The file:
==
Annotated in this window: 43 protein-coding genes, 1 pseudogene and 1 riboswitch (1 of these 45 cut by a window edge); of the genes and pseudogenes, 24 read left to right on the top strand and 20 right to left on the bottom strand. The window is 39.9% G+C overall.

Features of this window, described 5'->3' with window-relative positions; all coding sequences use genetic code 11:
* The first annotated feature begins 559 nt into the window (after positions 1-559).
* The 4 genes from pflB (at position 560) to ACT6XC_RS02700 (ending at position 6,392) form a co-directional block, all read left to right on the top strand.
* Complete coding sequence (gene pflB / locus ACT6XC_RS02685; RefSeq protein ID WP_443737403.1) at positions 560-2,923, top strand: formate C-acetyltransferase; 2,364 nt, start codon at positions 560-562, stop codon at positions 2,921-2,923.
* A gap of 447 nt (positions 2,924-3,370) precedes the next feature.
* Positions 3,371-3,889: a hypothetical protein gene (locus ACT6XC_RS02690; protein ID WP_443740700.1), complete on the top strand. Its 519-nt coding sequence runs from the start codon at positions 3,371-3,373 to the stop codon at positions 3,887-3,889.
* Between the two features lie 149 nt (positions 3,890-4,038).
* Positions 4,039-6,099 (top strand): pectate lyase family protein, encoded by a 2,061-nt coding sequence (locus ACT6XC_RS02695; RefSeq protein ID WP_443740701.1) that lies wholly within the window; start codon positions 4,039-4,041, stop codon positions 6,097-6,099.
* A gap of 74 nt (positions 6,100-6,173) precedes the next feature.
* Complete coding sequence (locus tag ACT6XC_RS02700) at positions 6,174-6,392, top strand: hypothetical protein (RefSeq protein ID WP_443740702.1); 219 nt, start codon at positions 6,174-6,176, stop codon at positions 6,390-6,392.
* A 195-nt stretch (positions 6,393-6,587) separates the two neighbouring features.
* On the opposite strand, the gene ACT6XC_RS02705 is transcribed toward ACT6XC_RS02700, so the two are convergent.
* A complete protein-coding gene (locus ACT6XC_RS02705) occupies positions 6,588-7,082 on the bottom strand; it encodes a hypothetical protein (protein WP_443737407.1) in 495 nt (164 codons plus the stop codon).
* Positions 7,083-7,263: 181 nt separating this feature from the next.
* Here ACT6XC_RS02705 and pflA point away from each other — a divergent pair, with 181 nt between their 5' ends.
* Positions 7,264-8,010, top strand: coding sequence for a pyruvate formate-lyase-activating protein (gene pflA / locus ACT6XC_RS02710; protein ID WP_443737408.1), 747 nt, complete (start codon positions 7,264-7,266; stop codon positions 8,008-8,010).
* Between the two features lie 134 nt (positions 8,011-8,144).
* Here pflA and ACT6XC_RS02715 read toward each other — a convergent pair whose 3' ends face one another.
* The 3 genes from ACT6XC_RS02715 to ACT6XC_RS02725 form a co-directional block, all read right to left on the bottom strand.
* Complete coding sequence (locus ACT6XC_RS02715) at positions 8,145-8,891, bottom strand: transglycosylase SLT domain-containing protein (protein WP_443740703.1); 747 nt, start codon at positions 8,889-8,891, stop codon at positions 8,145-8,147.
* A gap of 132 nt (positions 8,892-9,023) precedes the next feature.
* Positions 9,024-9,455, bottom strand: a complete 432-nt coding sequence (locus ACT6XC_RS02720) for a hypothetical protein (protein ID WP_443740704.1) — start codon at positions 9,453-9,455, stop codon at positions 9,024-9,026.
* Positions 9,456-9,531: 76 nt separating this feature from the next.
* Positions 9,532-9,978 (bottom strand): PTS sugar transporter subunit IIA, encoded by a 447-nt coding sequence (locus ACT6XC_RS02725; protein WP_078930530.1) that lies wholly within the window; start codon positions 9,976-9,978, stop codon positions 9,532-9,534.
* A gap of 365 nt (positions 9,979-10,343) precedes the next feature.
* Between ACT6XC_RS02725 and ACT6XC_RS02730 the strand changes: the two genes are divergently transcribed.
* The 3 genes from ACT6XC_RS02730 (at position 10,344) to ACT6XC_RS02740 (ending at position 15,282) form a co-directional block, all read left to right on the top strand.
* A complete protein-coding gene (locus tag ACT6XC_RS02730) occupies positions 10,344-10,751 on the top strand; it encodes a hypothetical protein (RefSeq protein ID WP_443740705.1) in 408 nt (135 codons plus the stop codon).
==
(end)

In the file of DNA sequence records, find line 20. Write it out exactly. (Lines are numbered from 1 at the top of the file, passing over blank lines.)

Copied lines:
* The 3 genes from ACT6XC_RS02715 to ACT6XC_RS02725 form a co-directional block, all read right to left on the bottom strand.